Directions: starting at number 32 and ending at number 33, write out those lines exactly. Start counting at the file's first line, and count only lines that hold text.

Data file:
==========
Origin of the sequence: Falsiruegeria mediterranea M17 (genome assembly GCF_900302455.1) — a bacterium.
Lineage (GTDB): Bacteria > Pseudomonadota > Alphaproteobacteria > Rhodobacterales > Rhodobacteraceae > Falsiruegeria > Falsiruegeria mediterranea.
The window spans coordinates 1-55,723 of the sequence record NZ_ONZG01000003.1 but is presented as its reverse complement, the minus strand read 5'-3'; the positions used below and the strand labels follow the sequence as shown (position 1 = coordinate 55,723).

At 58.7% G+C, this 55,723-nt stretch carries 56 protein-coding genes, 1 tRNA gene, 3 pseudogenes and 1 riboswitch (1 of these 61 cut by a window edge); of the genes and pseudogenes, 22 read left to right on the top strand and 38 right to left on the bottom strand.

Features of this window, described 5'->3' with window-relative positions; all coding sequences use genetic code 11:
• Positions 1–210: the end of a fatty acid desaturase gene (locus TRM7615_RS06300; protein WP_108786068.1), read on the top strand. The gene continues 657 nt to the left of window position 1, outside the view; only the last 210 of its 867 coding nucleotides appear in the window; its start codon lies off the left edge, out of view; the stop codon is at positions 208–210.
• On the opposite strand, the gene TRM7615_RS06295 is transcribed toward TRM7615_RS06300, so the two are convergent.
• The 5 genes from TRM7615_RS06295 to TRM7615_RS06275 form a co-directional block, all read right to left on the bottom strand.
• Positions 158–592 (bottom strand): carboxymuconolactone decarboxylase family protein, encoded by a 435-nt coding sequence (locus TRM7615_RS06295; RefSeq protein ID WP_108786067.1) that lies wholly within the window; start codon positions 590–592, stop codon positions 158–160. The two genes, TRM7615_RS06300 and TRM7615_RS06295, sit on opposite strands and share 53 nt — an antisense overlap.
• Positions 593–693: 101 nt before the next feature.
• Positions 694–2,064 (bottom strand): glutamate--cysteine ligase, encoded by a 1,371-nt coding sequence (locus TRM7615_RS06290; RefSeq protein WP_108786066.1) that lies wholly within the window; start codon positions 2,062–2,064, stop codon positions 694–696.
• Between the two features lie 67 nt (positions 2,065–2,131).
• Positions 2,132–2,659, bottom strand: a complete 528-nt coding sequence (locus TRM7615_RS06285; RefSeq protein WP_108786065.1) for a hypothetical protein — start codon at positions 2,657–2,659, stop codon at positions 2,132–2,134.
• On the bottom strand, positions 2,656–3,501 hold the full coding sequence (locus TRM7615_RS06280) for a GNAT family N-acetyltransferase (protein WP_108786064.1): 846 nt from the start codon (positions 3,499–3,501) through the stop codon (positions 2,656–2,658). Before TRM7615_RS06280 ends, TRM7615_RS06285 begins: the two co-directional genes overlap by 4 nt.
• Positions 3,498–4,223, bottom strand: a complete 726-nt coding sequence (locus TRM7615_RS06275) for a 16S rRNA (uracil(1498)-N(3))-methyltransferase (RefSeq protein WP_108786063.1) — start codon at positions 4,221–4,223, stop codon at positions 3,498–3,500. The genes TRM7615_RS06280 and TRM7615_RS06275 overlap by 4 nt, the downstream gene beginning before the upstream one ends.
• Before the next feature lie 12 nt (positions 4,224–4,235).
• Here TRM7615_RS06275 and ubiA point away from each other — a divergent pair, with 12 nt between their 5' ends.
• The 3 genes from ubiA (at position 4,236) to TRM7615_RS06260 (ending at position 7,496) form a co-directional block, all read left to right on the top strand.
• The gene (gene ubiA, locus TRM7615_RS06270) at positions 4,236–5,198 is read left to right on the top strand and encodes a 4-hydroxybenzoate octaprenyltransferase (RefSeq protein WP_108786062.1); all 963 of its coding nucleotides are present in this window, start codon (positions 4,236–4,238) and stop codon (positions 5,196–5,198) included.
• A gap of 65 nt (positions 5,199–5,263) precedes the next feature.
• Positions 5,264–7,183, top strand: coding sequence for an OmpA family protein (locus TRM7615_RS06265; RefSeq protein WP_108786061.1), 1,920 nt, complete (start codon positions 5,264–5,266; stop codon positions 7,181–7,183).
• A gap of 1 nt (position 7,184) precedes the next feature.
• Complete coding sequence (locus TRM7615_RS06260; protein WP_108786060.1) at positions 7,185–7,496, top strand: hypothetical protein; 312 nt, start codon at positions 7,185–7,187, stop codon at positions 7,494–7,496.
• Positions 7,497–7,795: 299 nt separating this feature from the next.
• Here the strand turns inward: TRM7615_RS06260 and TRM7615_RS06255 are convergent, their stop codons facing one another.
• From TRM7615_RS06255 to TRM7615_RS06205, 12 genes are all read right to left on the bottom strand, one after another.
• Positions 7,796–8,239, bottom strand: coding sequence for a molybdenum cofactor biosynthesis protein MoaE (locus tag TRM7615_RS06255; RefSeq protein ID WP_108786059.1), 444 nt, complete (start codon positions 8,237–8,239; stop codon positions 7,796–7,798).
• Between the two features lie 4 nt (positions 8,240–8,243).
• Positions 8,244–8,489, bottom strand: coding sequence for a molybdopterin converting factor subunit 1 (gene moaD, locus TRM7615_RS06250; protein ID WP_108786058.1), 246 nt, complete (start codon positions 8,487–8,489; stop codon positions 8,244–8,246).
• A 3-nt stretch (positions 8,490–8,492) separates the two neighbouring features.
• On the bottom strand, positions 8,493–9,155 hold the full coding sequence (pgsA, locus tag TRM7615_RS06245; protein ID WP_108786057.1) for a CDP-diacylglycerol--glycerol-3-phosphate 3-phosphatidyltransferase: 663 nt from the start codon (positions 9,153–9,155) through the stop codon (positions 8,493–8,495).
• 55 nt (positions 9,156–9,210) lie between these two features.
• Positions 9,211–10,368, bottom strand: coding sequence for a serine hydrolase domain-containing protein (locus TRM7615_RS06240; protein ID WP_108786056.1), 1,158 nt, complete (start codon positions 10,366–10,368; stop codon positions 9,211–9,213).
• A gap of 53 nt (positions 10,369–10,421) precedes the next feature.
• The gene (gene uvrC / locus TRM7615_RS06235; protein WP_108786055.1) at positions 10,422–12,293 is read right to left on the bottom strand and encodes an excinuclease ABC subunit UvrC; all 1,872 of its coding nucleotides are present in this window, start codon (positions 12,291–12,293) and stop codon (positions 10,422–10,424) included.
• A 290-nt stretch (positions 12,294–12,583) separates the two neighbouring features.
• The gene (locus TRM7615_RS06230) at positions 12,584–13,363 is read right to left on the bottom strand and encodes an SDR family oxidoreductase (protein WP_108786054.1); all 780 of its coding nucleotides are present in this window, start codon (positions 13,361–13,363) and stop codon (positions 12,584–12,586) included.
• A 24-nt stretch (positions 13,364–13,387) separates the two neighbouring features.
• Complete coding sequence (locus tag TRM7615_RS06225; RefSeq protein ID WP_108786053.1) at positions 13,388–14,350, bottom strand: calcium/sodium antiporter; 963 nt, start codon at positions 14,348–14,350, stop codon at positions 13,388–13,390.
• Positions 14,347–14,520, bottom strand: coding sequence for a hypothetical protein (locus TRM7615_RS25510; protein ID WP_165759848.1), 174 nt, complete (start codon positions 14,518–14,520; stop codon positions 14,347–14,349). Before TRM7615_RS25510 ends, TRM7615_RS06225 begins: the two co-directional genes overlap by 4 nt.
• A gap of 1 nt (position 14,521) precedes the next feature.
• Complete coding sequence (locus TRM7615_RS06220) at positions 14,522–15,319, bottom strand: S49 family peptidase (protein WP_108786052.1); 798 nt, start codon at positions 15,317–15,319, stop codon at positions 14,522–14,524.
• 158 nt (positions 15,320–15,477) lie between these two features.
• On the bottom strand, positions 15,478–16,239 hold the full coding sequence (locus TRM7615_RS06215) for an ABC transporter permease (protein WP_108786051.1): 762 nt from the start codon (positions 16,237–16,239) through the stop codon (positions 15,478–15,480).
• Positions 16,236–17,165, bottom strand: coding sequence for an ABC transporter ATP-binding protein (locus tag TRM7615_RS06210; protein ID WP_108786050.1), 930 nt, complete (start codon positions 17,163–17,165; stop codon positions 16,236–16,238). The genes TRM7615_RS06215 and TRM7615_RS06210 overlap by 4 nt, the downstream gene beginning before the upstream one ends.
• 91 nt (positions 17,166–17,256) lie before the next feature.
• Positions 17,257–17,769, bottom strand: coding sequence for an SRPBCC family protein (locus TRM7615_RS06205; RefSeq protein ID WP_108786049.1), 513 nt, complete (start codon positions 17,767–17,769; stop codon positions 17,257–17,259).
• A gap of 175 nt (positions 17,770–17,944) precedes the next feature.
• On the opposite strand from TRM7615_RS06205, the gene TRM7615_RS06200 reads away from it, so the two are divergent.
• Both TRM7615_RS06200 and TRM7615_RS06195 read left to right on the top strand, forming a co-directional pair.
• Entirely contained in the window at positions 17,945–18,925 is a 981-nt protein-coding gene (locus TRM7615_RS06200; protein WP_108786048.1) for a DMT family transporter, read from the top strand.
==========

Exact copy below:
• 55 nt (positions 9,156–9,210) lie between these two features.
• Positions 9,211–10,368, bottom strand: coding sequence for a serine hydrolase domain-containing protein (locus TRM7615_RS06240; protein ID WP_108786056.1), 1,158 nt, complete (start codon positions 10,366–10,368; stop codon positions 9,211–9,213).